My feet got heavier; they started to pound and scuff the pavement below.  My toes were feeling the friction of my super cool, but super uncomfortable Wonder Woman socks.  My team was waiting for me and I had told them I would be done over ten minutes ago.  No, I could no longer see the stars or the moon!  In fact, when a fellow runner encouraged me to run alongside of him and finish together, I was rather curt and asked where the damn transition area was.

When I finally crossed the transition line, my GPS said a total of 7.69 miles.  Yes.  A whopping 1.19 miles LONGER than I had I had anticipated for my long run.  However, I did it.  I enjoyed it (we will exclude that rant from the past half mile).  For the first time in a very long time, I felt free.  I managed to “escape” my world for a little over an hour.  There were no children needing me; there was no stack of bills to pay; there were no work deadlines; there was only me, myself and I present in that journey.  I was free.

Have you ever felt complete freedom (even if momentarily, like my experience above)?  If so, tell me about it.

Thursday, June 6, 2013

Thinking Pink

Recent news this week from the Susan G. Komen foundation shook the pink world for a bit.  The charity announced that it would not be continuing the famous 3-Day Walk in many major cities after this year, including in our very own Boston.  TheKomen publicists explain that the Boston market especially has been on a downward spiral for the past four years; essentially Komen can no longer afford to have the walk.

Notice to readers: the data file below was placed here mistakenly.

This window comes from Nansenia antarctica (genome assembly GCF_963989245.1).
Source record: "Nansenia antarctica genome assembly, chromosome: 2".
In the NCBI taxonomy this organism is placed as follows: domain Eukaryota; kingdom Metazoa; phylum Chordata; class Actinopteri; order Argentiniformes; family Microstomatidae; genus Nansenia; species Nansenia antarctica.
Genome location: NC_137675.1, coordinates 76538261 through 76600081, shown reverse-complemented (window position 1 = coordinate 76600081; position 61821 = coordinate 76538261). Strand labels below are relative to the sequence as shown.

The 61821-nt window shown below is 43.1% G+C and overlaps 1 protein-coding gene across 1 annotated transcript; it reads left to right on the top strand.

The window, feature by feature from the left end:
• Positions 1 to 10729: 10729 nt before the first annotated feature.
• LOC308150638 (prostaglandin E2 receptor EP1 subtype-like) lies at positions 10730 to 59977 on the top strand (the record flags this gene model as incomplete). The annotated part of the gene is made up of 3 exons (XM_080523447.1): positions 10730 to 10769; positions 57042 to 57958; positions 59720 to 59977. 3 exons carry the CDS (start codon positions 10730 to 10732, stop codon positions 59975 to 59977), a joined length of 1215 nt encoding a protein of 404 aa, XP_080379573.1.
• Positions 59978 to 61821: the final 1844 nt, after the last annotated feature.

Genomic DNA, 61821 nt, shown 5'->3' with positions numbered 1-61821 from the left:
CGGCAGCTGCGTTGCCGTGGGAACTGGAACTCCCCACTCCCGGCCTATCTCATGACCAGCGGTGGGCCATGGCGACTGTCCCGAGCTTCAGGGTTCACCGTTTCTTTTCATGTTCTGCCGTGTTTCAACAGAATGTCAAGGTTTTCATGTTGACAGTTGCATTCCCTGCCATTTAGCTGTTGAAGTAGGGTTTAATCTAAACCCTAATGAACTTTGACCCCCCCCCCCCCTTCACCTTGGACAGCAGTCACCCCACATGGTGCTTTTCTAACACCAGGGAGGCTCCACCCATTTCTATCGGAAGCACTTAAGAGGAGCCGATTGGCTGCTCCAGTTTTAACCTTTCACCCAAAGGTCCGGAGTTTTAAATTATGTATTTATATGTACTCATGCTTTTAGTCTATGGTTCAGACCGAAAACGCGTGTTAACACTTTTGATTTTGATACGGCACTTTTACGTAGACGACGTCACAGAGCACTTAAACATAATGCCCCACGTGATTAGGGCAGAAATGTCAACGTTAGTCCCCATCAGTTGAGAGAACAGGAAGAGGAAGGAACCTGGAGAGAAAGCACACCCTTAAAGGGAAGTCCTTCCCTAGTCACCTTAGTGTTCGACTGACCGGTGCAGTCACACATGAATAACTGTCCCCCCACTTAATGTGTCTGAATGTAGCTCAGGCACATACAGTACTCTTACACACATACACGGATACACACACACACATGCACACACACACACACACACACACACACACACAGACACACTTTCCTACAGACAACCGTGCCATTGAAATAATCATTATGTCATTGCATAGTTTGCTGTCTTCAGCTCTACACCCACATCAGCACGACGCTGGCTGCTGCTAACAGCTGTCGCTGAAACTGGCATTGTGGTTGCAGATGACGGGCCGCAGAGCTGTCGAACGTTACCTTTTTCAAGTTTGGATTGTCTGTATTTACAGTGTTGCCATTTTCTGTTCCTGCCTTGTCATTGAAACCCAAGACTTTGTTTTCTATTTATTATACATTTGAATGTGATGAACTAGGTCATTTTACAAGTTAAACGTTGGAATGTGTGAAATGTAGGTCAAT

Basically, for those of you who are unaware, Komen has thousands of walkers each year who sign up in pink solidarity to walk and raise money – millions of dollars – for their non-profit charity.  Each person who signs up is on the hook for a minimum of $2300 in fundraising.  Boston alone has raised a pool of $3M+ year after year.
I, personally, have supported and donated to several people in the area with their walking endeavors in the name of pink.  I always have and I always will; however, now I am being a bit more selective in where my dollars end up.

This is not a Komen-bashing post whatsoever.  Without Komen, many of the research and advances made would not be available to the breast cancer community.  However, with all the recent ill-fated business choices behind Komen, and now the demise of the 3-Day Walk in several major cities, one cannot wonder if the public perception has caught on to the reality of true financial bottom-line of such vast pink corporate vehicles.

Komen is one of the better breast cancer charities out there, with a return of about 83 cents of every dollar donated being directed to the “cause”.  However, in 2010, Komen had an operating budget in the RED by nearly $4.5M.  Yes, $4.5M dollars.  See for all your inquiries about any charity and their financial reports.

Again, I do not wish to bash Komen.  I am simply making better choices about where to put my donated dollars as I have a limited amount to donate annually and honestly, I want more bang for my buck.

On top of that, tomorrow, June 7th, 2013 marks my five year (YES!  5 YEAR!) chemo-versary.  You have heard me say it before  in my prior post called Rebirth and you will hear me singing it from the rooftops on Friday!  I have dodged the cancer recurrence bullet (knock on wood) that has been on….my….tail……every three months for the past five years.  Only another fellow survivor will truly understand the weighted feeling of being followed by this little cloud of despair for so long.  As much as I tried to shoo this little cloud away from me, the uncertainty, the fear and the dread hung around close enough to be a humble reminder that my so-called NEW life, my rebirth was shrouded from that feeling of freedom until the remarkable five year date.